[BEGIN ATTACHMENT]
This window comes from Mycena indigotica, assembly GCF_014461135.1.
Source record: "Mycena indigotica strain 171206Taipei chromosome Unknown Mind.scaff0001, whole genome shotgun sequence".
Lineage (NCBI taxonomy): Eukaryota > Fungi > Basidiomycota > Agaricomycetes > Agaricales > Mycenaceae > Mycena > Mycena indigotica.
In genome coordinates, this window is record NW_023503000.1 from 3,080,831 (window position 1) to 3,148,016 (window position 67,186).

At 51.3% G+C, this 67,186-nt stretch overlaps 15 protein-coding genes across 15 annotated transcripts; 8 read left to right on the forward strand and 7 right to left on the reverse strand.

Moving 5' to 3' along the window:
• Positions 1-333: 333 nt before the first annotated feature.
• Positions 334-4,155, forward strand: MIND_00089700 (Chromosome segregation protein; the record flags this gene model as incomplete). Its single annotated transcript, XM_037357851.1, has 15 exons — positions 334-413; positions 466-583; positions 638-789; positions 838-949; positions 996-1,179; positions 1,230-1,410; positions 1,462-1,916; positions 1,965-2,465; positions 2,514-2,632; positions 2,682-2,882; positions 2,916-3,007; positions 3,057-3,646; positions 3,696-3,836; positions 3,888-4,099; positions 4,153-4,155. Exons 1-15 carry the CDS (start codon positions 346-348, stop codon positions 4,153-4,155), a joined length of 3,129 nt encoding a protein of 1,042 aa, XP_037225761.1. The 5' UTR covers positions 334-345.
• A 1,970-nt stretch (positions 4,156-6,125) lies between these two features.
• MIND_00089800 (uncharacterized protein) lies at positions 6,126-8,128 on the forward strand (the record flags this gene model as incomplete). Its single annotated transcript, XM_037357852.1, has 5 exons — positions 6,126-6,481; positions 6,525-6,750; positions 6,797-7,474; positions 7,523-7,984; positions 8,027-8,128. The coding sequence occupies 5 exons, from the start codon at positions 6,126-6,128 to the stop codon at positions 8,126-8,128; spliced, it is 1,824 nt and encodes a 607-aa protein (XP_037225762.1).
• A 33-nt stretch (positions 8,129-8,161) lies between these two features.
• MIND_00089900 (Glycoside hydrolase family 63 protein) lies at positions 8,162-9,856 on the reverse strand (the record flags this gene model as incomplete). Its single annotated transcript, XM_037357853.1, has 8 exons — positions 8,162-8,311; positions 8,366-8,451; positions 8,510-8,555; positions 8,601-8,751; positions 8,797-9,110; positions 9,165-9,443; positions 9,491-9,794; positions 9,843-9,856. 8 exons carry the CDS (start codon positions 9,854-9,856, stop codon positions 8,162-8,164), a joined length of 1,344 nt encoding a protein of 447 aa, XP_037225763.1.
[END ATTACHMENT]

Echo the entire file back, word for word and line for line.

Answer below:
This window comes from Mycena indigotica, assembly GCF_014461135.1.
Source record: "Mycena indigotica strain 171206Taipei chromosome Unknown Mind.scaff0001, whole genome shotgun sequence".
Lineage (NCBI taxonomy): Eukaryota > Fungi > Basidiomycota > Agaricomycetes > Agaricales > Mycenaceae > Mycena > Mycena indigotica.
In genome coordinates, this window is record NW_023503000.1 from 3,080,831 (window position 1) to 3,148,016 (window position 67,186).

At 51.3% G+C, this 67,186-nt stretch overlaps 15 protein-coding genes across 15 annotated transcripts; 8 read left to right on the forward strand and 7 right to left on the reverse strand.

Moving 5' to 3' along the window:
• Positions 1-333: 333 nt before the first annotated feature.
• Positions 334-4,155, forward strand: MIND_00089700 (Chromosome segregation protein; the record flags this gene model as incomplete). Its single annotated transcript, XM_037357851.1, has 15 exons — positions 334-413; positions 466-583; positions 638-789; positions 838-949; positions 996-1,179; positions 1,230-1,410; positions 1,462-1,916; positions 1,965-2,465; positions 2,514-2,632; positions 2,682-2,882; positions 2,916-3,007; positions 3,057-3,646; positions 3,696-3,836; positions 3,888-4,099; positions 4,153-4,155. Exons 1-15 carry the CDS (start codon positions 346-348, stop codon positions 4,153-4,155), a joined length of 3,129 nt encoding a protein of 1,042 aa, XP_037225761.1. The 5' UTR covers positions 334-345.
• A 1,970-nt stretch (positions 4,156-6,125) lies between these two features.
• MIND_00089800 (uncharacterized protein) lies at positions 6,126-8,128 on the forward strand (the record flags this gene model as incomplete). Its single annotated transcript, XM_037357852.1, has 5 exons — positions 6,126-6,481; positions 6,525-6,750; positions 6,797-7,474; positions 7,523-7,984; positions 8,027-8,128. The coding sequence occupies 5 exons, from the start codon at positions 6,126-6,128 to the stop codon at positions 8,126-8,128; spliced, it is 1,824 nt and encodes a 607-aa protein (XP_037225762.1).
• A 33-nt stretch (positions 8,129-8,161) lies between these two features.
• MIND_00089900 (Glycoside hydrolase family 63 protein) lies at positions 8,162-9,856 on the reverse strand (the record flags this gene model as incomplete). Its single annotated transcript, XM_037357853.1, has 8 exons — positions 8,162-8,311; positions 8,366-8,451; positions 8,510-8,555; positions 8,601-8,751; positions 8,797-9,110; positions 9,165-9,443; positions 9,491-9,794; positions 9,843-9,856. 8 exons carry the CDS (start codon positions 9,854-9,856, stop codon positions 8,162-8,164), a joined length of 1,344 nt encoding a protein of 447 aa, XP_037225763.1.